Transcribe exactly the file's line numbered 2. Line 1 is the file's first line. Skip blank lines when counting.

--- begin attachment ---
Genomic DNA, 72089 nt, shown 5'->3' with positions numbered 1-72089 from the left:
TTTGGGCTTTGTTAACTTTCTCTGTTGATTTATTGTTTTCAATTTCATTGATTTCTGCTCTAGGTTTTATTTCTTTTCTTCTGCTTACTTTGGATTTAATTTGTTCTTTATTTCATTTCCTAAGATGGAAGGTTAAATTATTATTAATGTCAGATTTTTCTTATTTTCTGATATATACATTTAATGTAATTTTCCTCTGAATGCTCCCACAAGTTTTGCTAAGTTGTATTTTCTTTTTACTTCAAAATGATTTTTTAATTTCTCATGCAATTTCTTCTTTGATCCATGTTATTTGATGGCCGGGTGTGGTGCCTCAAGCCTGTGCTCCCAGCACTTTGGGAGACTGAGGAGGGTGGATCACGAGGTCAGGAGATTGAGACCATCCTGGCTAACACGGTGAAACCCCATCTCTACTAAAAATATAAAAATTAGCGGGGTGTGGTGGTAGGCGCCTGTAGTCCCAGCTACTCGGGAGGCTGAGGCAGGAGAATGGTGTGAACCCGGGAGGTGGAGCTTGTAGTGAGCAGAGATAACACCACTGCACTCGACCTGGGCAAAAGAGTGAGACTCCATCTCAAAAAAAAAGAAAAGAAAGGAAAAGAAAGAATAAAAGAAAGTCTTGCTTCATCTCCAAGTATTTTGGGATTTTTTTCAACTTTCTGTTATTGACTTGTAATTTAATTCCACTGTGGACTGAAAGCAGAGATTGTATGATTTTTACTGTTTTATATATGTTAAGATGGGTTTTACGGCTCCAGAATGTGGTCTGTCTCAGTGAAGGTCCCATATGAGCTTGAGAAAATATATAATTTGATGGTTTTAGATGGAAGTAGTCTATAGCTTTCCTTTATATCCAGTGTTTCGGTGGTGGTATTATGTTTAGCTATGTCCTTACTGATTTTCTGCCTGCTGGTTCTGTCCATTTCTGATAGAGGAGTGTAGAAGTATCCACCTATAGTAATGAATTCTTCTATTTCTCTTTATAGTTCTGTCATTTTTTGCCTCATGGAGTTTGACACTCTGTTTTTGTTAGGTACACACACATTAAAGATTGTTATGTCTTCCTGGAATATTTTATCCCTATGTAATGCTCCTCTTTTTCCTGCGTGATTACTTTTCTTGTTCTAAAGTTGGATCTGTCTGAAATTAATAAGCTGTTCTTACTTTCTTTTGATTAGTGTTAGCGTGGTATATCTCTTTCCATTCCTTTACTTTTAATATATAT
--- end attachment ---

TTTGGGCTTTGTTAACTTTCTCTGTTGATTTATTGTTTTCAATTTCATTGATTTCTGCTCTAGGTTTTATTTCTTTTCTTCTGCTTACTTTGGATTTAATTTGTTCTTTATTTCATTTCCTAAGATGGAAGGTTAAATTATTATTAATGTCAGATTTTTCTTATTTTCTGATATATACATTTAATGTAATTTTCCTCTGAATGCTCCCACAAGTTTTGCTAAGTTGTATTTTCTTTTTACTTCAAAATGATTTTTTAATTTCTCATGCAATTTCTTCTTTGATCCATGTTATTTGATGGCCGGGTGTGGTGCCTCAAGCCTGTGCTCCCAGCACTTTGGGAGACTGAGGAGGGTGGATCACGAGGTCAGGAGATTGAGACCATCCTGGCTAACACGGTGAAACCCCATCTCTACTAAAAATATAAAAATTAGCGGGGTGTGGTGGTAGGCGCCTGTAGTCCCAGCTACTCGGGAGGCTGAGGCAGGAGAATGGTGTGAACCCGGGAGGTGGAGCTTGTAGTGAGCAGAGATAACACCACTGCACTCGACCTGGGCAAAAGAGTGAGACTCCATCTCAAAAAAAAAGAAAAGAAAGGAAAAGAAAGAATAAAAGAAAGTCTTGCTTCATCTCCAAGTATTTTGGGATTTTTTTCAACTTTCTGTTATTGACTTGTAATTTAATTCCACTGTGGACTGAAAGCAGAGATTGTATGATTTTTACTGTTTTATATATGTTAAGATGGGTTTTACGGCTCCAGAATGTGGTCTGTCTCAGTGAAGGTCCCATATGAGCTTGAGAAAATATATAATTTGATGGTTTTAGATGGAAGTAGTCTATAGCTTTCCTTTATATCCAGTGTTTCGGTGGTGGTATTATGTTTAGCTATGTCCTTACTGATTTTCTGCCTGCTGGTTCTGTCCATTTCTGATAGAGGAGTGTAGAAGTATCCACCTATAGTAATGAATTCTTCTATTTCTCTTTATAGTTCTGTCATTTTTTGCCTCATGGAGTTTGACACTCTGTTTTTGTTAGGTACACACACATTAAAGATTGTTATGTCTTCCTGGAATATTTTATCCCTATGTAATGCTCCTCTTTTTCCTGCGTGATTACTTTTCTTGTTCTAAAGTTGGATCTGTCTGAAATTAATAAGCTGTTCTTACTTTCTTTTGATTAGTGTTAGCGTGGTATATCTCTTTCCATTCCTTTACTTTTAATATATAT